About the route command

Discussion in 'Linux Networking' started by Neroku, Apr 22, 2007.

  1. Neroku

    Neroku Guest

    I've a doubt with route. I get this output when I run "route -n" :

    Kernel IP routing table
    Destination Gateway Genmask Flags Metric Ref
    Use Iface
    127.0.0.0 0.0.0.0 255.0.0.0 U
    0 0 0 lo

    Shouldn't be the flag UH instead?, since localhost is a host, isn't
    it?
    TIA
     
    Neroku, Apr 22, 2007
    #1
    1. Advertisements

  2. Neroku

    Bill Marcum Guest

    127.0.0.0 is the loopback network. The host address would be 127.0.0.1.
    (You can use any address in 127.0.0.0/8, but they are all the same
    machine.)
     
    Bill Marcum, Apr 22, 2007
    #2
    1. Advertisements

  3. Neroku

    Moe Trin Guest

    On 22 Apr 2007, in the Usenet newsgroup comp.os.linux.networking, in article
    OK - pretty standard
    'localhost' (or more accurately, the loopback) is a slightly different
    in that any address in the range 127.0.0.0 to 127.255.255.255 is "this"
    computer. The loopback interface is a memory location with two names -
    'loopback transmit' and 'loopback receive', and any packet put into the
    transmit queue appears (at the same time) in the receive queue. The
    _name_ localhost is defined in /etc/hosts (but is also hardcoded in
    some aspects of the networking code) and if you want to be exact then
    localhost is 127.0.0.1. But that's not what the routing table is
    showing you. Try the same command without the -n, and you'll get the
    same display unless you've identified th 127.0.0.0/8 _network_ in one
    of the configuration files. But you can prove that the network route
    is correct by trying to ping addresses in that range:

    [compton ~]$ ping -c1 127.0.0.0
    PING 127.0.0.0 (127.0.0.0): 56 data bytes
    64 bytes from 127.0.0.0: icmp_seq=0 ttl=64 time=0.4 ms

    --- 127.0.0.0 ping statistics ---
    1 packets transmitted, 1 packets received, 0% packet loss
    round-trip min/avg/max = 0.4/0.4/0.4 ms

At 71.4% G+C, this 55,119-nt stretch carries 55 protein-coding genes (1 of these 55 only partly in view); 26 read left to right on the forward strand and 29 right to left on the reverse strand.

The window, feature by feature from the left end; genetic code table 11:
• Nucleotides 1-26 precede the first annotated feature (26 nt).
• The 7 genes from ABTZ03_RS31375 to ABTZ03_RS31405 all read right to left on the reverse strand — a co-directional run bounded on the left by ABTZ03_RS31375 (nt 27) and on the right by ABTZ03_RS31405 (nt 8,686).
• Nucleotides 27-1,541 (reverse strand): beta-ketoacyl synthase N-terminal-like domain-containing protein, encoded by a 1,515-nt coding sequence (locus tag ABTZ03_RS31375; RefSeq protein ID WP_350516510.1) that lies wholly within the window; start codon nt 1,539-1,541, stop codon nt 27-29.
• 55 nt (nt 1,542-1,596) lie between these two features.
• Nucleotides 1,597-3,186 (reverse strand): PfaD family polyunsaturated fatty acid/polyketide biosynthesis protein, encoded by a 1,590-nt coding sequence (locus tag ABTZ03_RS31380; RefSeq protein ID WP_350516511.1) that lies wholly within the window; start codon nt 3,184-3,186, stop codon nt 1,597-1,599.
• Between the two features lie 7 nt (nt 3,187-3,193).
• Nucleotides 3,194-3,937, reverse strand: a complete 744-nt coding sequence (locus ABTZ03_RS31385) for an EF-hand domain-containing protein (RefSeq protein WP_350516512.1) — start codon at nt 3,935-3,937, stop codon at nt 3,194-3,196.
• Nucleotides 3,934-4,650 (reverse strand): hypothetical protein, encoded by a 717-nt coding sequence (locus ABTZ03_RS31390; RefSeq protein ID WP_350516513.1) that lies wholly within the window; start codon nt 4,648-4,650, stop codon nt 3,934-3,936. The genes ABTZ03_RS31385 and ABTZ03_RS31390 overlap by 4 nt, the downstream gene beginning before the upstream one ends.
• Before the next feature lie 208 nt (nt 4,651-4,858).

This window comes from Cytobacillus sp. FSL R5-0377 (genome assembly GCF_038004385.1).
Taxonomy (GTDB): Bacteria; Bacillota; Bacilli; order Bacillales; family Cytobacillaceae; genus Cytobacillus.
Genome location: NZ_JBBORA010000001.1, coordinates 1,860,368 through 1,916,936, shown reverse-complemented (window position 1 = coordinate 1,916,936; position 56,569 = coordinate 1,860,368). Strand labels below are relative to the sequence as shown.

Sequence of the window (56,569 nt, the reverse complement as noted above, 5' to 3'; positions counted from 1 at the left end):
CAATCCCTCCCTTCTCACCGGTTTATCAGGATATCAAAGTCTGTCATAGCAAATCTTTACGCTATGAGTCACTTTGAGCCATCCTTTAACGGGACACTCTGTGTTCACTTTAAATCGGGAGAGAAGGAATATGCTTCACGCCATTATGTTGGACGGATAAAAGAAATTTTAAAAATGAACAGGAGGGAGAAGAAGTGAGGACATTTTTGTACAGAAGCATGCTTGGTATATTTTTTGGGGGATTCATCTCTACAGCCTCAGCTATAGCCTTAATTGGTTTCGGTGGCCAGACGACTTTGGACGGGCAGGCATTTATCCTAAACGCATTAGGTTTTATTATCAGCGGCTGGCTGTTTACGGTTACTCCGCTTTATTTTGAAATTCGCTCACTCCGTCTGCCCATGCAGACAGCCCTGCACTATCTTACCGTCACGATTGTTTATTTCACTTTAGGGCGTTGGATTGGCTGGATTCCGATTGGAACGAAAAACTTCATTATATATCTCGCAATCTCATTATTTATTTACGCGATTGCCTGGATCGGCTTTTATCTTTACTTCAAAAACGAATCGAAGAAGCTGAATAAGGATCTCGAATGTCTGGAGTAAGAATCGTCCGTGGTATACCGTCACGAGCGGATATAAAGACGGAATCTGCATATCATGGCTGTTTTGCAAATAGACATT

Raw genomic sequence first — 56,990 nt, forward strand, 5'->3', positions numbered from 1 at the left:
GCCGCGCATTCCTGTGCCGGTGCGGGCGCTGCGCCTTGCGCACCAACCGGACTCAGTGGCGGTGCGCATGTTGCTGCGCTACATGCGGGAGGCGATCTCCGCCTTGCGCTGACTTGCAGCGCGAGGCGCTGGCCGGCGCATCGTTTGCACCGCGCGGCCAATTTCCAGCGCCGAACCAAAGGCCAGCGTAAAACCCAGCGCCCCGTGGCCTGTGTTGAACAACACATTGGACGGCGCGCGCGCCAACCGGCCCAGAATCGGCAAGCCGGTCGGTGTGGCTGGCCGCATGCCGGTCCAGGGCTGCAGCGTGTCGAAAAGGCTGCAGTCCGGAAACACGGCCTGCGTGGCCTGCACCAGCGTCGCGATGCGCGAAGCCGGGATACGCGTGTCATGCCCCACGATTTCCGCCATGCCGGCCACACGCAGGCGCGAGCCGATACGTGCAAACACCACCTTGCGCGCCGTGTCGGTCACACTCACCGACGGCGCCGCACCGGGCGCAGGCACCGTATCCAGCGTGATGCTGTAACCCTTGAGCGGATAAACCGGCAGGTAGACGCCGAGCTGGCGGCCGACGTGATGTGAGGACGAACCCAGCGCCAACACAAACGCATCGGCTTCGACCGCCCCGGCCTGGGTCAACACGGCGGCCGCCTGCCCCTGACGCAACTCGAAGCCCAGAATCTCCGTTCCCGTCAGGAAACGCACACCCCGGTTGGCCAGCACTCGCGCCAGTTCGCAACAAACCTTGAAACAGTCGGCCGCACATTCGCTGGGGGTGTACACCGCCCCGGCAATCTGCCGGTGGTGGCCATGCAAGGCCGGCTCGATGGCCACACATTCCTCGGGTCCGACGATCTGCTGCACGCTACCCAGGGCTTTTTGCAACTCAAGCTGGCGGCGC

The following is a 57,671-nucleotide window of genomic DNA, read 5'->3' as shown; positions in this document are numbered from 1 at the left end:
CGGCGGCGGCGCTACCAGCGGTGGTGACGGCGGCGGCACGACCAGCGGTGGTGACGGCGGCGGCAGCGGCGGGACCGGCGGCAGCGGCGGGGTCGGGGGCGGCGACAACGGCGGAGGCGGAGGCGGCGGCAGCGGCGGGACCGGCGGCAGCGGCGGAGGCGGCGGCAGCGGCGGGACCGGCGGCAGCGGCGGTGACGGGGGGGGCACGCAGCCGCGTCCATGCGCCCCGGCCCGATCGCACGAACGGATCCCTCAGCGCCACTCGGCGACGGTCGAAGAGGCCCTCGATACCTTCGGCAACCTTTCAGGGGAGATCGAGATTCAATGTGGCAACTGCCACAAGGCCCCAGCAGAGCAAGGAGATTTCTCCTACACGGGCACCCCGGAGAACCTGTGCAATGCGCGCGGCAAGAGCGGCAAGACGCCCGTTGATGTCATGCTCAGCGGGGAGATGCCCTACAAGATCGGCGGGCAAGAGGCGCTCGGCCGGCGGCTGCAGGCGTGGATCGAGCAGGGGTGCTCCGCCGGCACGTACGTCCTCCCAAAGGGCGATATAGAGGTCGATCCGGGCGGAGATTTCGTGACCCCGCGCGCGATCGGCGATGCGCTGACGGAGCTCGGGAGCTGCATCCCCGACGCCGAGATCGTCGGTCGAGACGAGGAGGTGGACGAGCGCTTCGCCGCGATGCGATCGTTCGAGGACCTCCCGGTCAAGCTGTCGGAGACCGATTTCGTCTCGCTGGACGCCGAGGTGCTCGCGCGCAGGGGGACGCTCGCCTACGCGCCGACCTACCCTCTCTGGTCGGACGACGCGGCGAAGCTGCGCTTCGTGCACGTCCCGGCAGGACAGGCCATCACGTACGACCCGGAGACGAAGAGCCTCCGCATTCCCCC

[compton ~]$ ping -c1 127.255.255.255
    PING 127.255.255.255 (127.255.255.255): 56 data bytes
    64 bytes from 127.0.0.1: icmp_seq=0 ttl=64 time=0.4 ms

    --- 127.255.255.255 ping statistics ---
    1 packets transmitted, 1 packets received, 0% packet loss
    round-trip min/avg/max = 0.4/0.4/0.4 ms
    [compton ~]$

    Assuming you have a server of some kind listening to localhost...
    telnet is a simple ony to use as a demonstration, you can then
    telnet to _any_ IP address in that 127.0.0.0/8 range and get the
    same results.

    Now, the H Flag is set based on the supplied network mask information,
    and as the mask is not 255.255.255.255, this is not a Host route.

    Another thing to look at is the output of the '/sbin/ifconfig' command.
    Look at the 'packets' count for transmit and receive, and they will be
    equal. The counts will also show that any packets going to "this"
    computer _from_ "this" computer will use the loopback interface even
    if you have an Ethernet interface that is "up". If your 'eth0' interface
    is 192.168.1.1, then when you 'ping' that address, the packets will use
    the loopback interface - why clutter up the wires when you are only
    "talking" to yourself? The kernel knows all IP addresses of "this"
    computer, and does the routing automagically.

    Old guy
     
    Moe Trin, Apr 22, 2007
    #3
  4. You are confusing 127.0.0.1 (localhost) with 127.0.0.0/8 (localnet).
    Localhost is a host, but this is localnet, which is a network.

    DS
     
    David Schwartz, Apr 25, 2007
    #4
    1. Advertisements

Ask a Question

Want to reply to this thread or ask your own question?

You'll need to choose a username for the site, which only take a couple of moments (here). After that, you can post your question and our members will help you out.